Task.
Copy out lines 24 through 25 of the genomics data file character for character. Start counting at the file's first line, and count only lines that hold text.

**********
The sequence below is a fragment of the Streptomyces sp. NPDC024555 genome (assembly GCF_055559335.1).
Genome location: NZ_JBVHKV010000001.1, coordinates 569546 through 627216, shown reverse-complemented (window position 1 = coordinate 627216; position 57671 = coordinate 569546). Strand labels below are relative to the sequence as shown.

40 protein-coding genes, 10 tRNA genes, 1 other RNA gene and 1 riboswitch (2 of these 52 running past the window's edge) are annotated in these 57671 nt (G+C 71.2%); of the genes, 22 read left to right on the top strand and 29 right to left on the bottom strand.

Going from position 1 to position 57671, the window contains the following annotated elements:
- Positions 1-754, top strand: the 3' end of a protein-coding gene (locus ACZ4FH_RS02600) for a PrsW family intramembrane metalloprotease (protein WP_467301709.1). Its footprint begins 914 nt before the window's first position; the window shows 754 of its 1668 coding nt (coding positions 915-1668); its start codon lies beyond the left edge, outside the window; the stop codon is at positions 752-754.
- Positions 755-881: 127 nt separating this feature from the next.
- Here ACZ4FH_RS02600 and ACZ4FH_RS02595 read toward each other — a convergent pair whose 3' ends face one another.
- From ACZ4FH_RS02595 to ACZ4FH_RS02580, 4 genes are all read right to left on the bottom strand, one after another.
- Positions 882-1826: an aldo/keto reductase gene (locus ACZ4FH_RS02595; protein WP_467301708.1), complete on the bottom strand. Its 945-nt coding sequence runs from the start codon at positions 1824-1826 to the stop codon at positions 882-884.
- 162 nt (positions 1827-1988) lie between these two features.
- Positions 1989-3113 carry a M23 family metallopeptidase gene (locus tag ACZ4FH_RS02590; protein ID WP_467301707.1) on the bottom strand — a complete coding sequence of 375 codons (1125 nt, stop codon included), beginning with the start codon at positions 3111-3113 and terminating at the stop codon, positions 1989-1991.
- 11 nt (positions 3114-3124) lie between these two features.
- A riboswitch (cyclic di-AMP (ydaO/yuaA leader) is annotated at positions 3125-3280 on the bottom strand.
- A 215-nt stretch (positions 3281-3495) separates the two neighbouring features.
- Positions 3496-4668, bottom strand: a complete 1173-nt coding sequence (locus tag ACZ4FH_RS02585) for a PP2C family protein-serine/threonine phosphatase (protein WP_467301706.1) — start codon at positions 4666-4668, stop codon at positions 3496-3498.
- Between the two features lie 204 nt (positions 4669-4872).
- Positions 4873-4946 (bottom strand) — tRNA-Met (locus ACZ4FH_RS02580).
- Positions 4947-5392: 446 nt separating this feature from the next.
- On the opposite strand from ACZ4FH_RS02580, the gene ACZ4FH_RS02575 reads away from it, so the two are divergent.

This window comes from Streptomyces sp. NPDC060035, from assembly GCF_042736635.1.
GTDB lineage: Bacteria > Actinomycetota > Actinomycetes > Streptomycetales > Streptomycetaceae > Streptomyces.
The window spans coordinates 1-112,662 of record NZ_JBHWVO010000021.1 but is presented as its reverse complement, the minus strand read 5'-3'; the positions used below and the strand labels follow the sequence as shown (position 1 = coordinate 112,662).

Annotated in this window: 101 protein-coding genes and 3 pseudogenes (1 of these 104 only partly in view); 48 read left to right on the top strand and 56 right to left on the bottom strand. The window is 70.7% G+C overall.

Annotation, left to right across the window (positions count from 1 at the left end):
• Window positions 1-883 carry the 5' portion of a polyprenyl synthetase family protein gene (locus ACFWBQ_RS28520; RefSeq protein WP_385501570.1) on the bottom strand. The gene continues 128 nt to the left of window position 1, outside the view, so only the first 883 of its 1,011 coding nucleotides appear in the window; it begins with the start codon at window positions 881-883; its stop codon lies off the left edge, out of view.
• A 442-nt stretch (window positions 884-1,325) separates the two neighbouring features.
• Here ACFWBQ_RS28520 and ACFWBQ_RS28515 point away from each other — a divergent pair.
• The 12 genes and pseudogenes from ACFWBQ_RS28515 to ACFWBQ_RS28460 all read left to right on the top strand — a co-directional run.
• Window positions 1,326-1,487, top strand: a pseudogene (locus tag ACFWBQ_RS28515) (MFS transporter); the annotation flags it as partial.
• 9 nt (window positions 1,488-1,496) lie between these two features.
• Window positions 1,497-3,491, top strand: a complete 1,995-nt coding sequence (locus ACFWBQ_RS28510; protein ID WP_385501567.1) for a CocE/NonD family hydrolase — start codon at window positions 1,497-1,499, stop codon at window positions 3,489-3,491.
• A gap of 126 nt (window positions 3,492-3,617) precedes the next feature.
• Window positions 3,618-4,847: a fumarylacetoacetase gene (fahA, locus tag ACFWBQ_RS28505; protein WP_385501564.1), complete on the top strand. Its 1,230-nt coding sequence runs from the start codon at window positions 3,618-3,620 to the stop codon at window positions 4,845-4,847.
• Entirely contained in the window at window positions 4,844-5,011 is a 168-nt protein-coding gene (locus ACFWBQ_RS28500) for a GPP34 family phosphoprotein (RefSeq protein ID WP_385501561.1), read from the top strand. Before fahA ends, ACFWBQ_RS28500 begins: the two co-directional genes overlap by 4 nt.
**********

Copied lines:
Annotation, left to right across the window (positions count from 1 at the left end):
• Window positions 1-883 carry the 5' portion of a polyprenyl synthetase family protein gene (locus ACFWBQ_RS28520; RefSeq protein WP_385501570.1) on the bottom strand. The gene continues 128 nt to the left of window position 1, outside the view, so only the first 883 of its 1,011 coding nucleotides appear in the window; it begins with the start codon at window positions 881-883; its stop codon lies off the left edge, out of view.